Southwest Airlines has been a mainstay for Chicago’s air travelers since 1985. Indeed, approximately 250 Southwest flights leave Chicago’s Midway Airport -- a Southwest hub -- each day. Now, however, Southwest flights are leaving Chicago’s O’Hare International Airport as well.
Southwest’s first flights out of O’Hare began last Sunday. There are now 16 daily flights to Baltimore, Dallas, Denver, Nashville, and Phoenix. In March, Southwest will add Orlando as a weekend destination as well.
A Natural Expansion
Chicago’s Midway Airport is a cornerstone of Southwest’s operations. During peak seasons, Southwest offers as many as 250 daily departures to 95 destinations out of Midway, Chicago’s Department of Aviation explains. That makes Chicago the second-largest city in Southwest’s system by capacity.
Nonetheless, Chicago and its surrounding suburbs comprise a large area, and Southwest’s executives knew the carrier was missing out on a key type of traveler.
“There are quite a few corporations [that said] ‘If you don’t serve our primary airport, you’re never going to get your fair share of our business,’” Dave Harvey, vice president of Southwest Business, said in a Chicago Tribune article.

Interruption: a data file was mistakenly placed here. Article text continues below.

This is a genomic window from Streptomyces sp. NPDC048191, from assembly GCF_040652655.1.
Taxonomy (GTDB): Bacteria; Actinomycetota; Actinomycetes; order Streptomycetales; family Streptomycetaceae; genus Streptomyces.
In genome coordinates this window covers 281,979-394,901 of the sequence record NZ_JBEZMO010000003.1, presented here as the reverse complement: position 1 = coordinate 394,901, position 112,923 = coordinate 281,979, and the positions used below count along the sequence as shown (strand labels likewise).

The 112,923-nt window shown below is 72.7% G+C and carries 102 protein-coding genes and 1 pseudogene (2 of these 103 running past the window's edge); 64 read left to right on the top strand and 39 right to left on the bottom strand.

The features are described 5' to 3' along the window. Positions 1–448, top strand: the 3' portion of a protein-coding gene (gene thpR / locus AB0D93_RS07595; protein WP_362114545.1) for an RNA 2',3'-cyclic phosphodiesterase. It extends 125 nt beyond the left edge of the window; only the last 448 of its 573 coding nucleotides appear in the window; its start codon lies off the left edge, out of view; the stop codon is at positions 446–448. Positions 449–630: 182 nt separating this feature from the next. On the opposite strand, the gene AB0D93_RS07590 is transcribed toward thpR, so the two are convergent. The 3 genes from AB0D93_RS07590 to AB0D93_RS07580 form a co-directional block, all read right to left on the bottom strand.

With that in mind, Southwest announced that it planned to “expand its footprint in Chicago and Houston to give more travelers access to Southwest’s iconic hospitality, low fares, and customer-friendly policies” in October 2020.
“There’s a lot of great corporate and government business in north Chicago, and some of those travelers aren’t willing to drive down to Midway, so we want to be right around the corner, and we want to serve their airport of choice,” Harvey said in an ABC 7 Chicago News story. “It’s been a long-time coming, but we’re excited to get to north Chicago.”
Another Air Travel Option
Although Southwest does now have operations at O’Hare -- and may add flights if demand grows -- Midway will continue to be the airline’s “anchor” in Chicago, Harvey said in the Tribune article.
Indeed, according to data from travel analytics company Cirium, for each Southwest flight planned at O’Hare next June, there are 15 flights scheduled at Midway -- where the airline accounts for 90.5 percent of all scheduled passenger flights, the Tribune article reports.
Conversely, Southwest will have a small piece of the air travel market at O’Hare. United Airlines and American Airlines account for 47 percent and 39 percent -- respectively -- of passenger flights scheduled for next June, the Cirium data shows. That means Southwest will have less than two percent of scheduled flights leaving O’Hare.
What ultimately remains to be seen is whether, as travel recovers when COVID-19 pandemic restrictions ease, Southwest will attract new passengers at O’Hare, or whether they’ll wind up attracting the same passengers they’ve already been serving at Midway to O’Hare.
Destinations mentioned in this article: